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Metamorphoses
Ovid

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Bk I:568-587 Inachus mourns for Io.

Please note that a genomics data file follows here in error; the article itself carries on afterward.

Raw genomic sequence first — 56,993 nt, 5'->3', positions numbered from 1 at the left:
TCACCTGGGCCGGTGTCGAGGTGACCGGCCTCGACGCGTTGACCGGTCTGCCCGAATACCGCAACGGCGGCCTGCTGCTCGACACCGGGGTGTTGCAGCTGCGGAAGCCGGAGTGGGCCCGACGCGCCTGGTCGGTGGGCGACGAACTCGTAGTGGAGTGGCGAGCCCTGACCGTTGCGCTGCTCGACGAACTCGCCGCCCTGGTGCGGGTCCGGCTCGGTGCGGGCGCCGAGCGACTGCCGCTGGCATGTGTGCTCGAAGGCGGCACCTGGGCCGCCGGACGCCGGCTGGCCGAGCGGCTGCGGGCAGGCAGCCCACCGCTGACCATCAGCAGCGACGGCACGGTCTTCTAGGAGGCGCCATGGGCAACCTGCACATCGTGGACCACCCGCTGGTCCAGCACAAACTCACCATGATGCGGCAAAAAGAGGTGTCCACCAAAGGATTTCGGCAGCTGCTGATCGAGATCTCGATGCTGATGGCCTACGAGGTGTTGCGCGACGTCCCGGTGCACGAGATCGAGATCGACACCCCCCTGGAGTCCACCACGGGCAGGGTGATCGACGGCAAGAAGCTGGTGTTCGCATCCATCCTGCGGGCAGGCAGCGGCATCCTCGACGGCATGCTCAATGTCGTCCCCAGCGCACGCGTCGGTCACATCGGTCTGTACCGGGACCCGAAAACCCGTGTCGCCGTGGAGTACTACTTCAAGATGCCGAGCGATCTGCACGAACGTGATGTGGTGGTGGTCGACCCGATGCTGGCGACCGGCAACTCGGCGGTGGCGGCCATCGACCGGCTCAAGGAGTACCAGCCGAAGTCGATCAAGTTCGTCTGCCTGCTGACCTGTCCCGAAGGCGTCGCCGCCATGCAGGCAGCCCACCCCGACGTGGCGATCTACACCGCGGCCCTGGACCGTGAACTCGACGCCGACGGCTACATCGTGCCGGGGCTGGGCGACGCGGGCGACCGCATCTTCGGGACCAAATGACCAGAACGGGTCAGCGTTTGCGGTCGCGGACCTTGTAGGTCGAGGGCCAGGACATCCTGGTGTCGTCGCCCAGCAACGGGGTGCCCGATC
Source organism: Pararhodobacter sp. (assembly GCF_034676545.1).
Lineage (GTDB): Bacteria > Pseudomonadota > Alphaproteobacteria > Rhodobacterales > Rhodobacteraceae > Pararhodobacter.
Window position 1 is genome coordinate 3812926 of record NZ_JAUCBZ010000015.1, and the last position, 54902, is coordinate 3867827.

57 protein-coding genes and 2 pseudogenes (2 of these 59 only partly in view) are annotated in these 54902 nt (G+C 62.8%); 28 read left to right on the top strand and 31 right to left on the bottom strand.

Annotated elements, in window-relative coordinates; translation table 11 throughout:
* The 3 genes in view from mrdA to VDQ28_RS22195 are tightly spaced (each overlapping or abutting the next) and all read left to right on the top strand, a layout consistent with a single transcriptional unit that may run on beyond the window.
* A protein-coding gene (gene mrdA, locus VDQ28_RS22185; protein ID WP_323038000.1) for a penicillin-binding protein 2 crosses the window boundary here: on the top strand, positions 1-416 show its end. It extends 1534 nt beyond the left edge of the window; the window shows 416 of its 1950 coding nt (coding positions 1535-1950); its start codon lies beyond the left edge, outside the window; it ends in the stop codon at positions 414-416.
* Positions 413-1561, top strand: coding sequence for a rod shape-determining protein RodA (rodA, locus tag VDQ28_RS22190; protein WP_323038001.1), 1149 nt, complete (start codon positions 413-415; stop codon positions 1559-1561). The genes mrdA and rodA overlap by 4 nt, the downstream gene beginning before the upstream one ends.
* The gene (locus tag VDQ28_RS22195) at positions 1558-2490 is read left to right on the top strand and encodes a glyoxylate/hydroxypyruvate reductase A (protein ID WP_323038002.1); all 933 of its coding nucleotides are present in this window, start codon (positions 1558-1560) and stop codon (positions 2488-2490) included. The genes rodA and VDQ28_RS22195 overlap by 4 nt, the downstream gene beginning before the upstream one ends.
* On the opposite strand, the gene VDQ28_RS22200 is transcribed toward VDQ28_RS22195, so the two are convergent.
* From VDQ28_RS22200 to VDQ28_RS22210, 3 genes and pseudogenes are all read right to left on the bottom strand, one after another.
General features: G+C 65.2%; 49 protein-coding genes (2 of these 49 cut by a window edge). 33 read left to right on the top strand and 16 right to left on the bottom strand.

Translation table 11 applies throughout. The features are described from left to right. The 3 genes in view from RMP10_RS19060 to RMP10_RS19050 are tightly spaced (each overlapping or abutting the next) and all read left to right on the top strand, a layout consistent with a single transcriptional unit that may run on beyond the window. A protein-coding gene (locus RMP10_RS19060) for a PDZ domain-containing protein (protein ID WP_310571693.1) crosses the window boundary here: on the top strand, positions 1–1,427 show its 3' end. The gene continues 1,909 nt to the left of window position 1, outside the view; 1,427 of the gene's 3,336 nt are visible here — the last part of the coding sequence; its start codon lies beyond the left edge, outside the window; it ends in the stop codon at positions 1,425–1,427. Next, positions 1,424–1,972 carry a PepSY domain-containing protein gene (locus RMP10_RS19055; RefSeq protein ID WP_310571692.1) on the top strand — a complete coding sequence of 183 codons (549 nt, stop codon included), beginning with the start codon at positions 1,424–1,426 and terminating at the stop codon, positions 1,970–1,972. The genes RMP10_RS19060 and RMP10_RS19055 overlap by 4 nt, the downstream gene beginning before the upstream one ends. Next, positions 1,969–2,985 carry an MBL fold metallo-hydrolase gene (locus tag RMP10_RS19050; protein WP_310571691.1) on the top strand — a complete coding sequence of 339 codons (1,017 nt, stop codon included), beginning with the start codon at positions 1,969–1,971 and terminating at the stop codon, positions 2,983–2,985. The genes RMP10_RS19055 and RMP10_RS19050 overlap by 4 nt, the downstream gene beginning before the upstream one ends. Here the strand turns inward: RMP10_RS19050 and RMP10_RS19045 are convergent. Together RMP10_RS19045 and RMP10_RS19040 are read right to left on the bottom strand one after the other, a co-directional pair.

There is a grove in Haemonia, closed in on every side by wooded cliffs. They call it Tempe. Through it the river Peneus rolls, with foaming waters, out of the roots of Pindus, and in its violent fall gathers clouds, driving the smoking mists along, raining down spray onto the tree tops, and deafening remoter places with its roar. Here is the house, the home, the innermost sanctuary of the great river. Seated here, in a rocky cavern, he laid down the law to the waters and the nymphs who lived in his streams. Here the rivers of his own country first met, unsure whether to console with or celebrate Daphne's father: Spercheus among poplars, restless Enipeus, gentle Amphrysus, Aeasand ancient Apidanus; and then later all the others that, whichever way their force carries them, bring down their weary wandering waters to the sea. Only Inachus is missing, but hidden in the deepest cave he swells his stream with tears, and in utter misery laments his lost daughter, Io, not knowing if she is alive or among the shades. Since he cannot find her anywhere, he imagines her nowhere, and his heart fears worse than death.
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